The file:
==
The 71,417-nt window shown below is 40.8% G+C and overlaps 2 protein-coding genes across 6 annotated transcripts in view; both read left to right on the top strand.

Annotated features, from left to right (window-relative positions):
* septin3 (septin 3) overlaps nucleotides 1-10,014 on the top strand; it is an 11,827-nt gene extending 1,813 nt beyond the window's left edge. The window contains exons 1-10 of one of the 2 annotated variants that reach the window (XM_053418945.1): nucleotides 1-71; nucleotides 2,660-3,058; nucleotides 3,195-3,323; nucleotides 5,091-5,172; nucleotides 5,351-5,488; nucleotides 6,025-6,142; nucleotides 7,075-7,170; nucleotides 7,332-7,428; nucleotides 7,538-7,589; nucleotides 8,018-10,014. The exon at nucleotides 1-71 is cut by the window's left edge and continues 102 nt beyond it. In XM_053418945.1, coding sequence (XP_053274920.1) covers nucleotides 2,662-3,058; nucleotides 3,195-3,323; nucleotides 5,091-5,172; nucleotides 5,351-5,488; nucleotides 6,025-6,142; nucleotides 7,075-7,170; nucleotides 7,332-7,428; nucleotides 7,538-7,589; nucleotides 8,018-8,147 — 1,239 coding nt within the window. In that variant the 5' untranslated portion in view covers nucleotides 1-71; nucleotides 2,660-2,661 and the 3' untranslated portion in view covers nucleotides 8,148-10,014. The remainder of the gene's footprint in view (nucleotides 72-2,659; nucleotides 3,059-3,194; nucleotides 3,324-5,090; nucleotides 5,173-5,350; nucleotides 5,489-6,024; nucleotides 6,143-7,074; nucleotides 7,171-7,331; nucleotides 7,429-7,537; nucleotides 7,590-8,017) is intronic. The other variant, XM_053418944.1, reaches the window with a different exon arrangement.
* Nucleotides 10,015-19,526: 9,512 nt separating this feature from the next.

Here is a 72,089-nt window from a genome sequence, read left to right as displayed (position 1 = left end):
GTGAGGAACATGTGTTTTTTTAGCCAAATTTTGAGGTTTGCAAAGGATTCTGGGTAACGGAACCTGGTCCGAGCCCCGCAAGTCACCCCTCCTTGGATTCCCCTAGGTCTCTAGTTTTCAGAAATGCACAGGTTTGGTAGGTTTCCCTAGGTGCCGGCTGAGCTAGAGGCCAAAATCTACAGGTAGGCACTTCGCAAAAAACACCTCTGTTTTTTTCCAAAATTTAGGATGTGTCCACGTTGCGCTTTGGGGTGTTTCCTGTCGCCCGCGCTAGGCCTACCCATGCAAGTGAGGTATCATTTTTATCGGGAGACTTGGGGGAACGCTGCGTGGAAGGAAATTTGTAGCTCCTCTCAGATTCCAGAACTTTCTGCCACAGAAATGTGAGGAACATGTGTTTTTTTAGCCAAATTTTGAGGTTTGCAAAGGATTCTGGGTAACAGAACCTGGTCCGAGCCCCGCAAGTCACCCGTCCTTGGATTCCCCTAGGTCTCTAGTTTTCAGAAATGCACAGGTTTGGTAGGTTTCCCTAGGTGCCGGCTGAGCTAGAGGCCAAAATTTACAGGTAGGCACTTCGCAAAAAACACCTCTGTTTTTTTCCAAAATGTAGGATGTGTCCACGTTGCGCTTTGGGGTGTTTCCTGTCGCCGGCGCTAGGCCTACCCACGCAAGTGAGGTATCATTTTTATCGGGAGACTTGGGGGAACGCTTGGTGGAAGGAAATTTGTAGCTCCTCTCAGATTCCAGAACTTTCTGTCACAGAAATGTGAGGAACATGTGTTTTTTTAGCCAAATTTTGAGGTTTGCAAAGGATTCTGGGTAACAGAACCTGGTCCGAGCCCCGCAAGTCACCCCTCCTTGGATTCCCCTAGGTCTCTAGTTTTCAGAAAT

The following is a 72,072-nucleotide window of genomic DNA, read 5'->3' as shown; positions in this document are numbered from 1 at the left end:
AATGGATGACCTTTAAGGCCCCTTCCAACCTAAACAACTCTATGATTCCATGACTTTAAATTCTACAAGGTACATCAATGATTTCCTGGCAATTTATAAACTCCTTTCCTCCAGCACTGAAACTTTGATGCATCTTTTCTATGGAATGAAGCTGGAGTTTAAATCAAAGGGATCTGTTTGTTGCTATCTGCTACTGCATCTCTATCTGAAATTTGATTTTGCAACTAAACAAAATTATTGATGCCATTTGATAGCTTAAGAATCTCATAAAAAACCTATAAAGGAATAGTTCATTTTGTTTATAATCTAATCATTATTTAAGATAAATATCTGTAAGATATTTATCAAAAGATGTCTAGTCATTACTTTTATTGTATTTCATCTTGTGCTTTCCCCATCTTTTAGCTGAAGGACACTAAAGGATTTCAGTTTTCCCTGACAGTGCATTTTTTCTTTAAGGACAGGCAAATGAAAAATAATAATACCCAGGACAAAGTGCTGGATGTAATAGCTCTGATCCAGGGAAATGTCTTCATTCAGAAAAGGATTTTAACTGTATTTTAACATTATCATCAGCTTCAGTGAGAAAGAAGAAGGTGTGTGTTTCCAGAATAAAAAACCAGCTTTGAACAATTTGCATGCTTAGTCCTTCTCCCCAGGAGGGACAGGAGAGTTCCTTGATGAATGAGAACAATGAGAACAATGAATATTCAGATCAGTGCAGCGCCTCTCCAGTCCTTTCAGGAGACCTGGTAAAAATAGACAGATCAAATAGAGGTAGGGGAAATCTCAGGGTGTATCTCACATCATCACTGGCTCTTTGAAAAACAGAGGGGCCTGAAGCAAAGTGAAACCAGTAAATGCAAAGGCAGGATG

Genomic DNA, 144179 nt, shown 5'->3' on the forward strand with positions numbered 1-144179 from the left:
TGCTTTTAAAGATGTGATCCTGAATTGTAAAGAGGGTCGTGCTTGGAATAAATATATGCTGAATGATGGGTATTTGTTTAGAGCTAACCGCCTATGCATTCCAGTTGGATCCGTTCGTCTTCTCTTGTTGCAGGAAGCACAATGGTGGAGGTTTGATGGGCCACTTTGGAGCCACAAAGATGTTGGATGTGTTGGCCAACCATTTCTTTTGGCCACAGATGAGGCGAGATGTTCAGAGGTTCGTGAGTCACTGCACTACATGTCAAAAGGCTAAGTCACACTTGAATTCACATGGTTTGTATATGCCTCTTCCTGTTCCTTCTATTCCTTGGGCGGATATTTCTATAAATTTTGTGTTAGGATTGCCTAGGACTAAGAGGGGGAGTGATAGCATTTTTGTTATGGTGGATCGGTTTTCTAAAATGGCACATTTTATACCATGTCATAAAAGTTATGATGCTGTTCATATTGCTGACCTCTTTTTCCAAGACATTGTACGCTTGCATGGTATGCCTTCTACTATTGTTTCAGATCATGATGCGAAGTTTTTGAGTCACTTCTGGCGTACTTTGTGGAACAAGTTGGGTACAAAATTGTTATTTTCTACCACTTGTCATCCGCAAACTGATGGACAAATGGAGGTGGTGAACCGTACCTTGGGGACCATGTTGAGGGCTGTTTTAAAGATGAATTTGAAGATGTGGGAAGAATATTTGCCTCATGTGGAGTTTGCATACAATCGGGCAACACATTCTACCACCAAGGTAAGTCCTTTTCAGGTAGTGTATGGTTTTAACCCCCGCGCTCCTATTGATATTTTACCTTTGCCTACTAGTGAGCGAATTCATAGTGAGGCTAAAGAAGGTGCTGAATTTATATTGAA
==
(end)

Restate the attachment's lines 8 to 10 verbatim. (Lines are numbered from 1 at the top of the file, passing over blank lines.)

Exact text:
AATGGATGACCTTTAAGGCCCCTTCCAACCTAAACAACTCTATGATTCCATGACTTTAAATTCTACAAGGTACATCAATGATTTCCTGGCAATTTATAAACTCCTTTCCTCCAGCACTGAAACTTTGATGCATCTTTTCTATGGAATGAAGCTGGAGTTTAAATCAAAGGGATCTGTTTGTTGCTATCTGCTACTGCATCTCTATCTGAAATTTGATTTTGCAACTAAACAAAATTATTGATGCCATTTGATAGCTTAAGAATCTCATAAAAAACCTATAAAGGAATAGTTCATTTTGTTTATAATCTAATCATTATTTAAGATAAATATCTGTAAGATATTTATCAAAAGATGTCTAGTCATTACTTTTATTGTATTTCATCTTGTGCTTTCCCCATCTTTTAGCTGAAGGACACTAAAGGATTTCAGTTTTCCCTGACAGTGCATTTTTTCTTTAAGGACAGGCAAATGAAAAATAATAATACCCAGGACAAAGTGCTGGATGTAATAGCTCTGATCCAGGGAAATGTCTTCATTCAGAAAAGGATTTTAACTGTATTTTAACATTATCATCAGCTTCAGTGAGAAAGAAGAAGGTGTGTGTTTCCAGAATAAAAAACCAGCTTTGAACAATTTGCATGCTTAGTCCTTCTCCCCAGGAGGGACAGGAGAGTTCCTTGATGAATGAGAACAATGAGAACAATGAATATTCAGATCAGTGCAGCGCCTCTCCAGTCCTTTCAGGAGACCTGGTAAAAATAGACAGATCAAATAGAGGTAGGGGAAATCTCAGGGTGTATCTCACATCATCACTGGCTCTTTGAAAAACAGAGGGGCCTGAAGCAAAGTGAAACCAGTAAATGCAAAGGCAGGATG

Genomic DNA, 144179 nt, shown 5'->3' on the forward strand with positions numbered 1-144179 from the left:
TGCTTTTAAAGATGTGATCCTGAATTGTAAAGAGGGTCGTGCTTGGAATAAATATATGCTGAATGATGGGTATTTGTTTAGAGCTAACCGCCTATGCATTCCAGTTGGATCCGTTCGTCTTCTCTTGTTGCAGGAAGCACAATGGTGGAGGTTTGATGGGCCACTTTGGAGCCACAAAGATGTTGGATGTGTTGGCCAACCATTTCTTTTGGCCACAGATGAGGCGAGATGTTCAGAGGTTCGTGAGTCACTGCACTACATGTCAAAAGGCTAAGTCACACTTGAATTCACATGGTTTGTATATGCCTCTTCCTGTTCCTTCTATTCCTTGGGCGGATATTTCTATAAATTTTGTGTTAGGATTGCCTAGGACTAAGAGGGGGAGTGATAGCATTTTTGTTATGGTGGATCGGTTTTCTAAAATGGCACATTTTATACCATGTCATAAAAGTTATGATGCTGTTCATATTGCTGACCTCTTTTTCCAAGACATTGTACGCTTGCATGGTATGCCTTCTACTATTGTTTCAGATCATGATGCGAAGTTTTTGAGTCACTTCTGGCGTACTTTGTGGAACAAGTTGGGTACAAAATTGTTATTTTCTACCACTTGTCATCCGCAAACTGATGGACAAATGGAGGTGGTGAACCGTACCTTGGGGACCATGTTGAGGGCTGTTTTAAAGATGAATTTGAAGATGTGGGAAGAATATTTGCCTCATGTGGAGTTTGCATACAATCGGGCAACACATTCTACCACCAAGGTAAGTCCTTTTCAGGTAGTGTATGGTTTTAACCCCCGCGCTCCTATTGATATTTTACCTTTGCCTACTAGTGAGCGAATTCATAGTGAGGCTAAAGAAGGTGCTGAATTTATATTGAA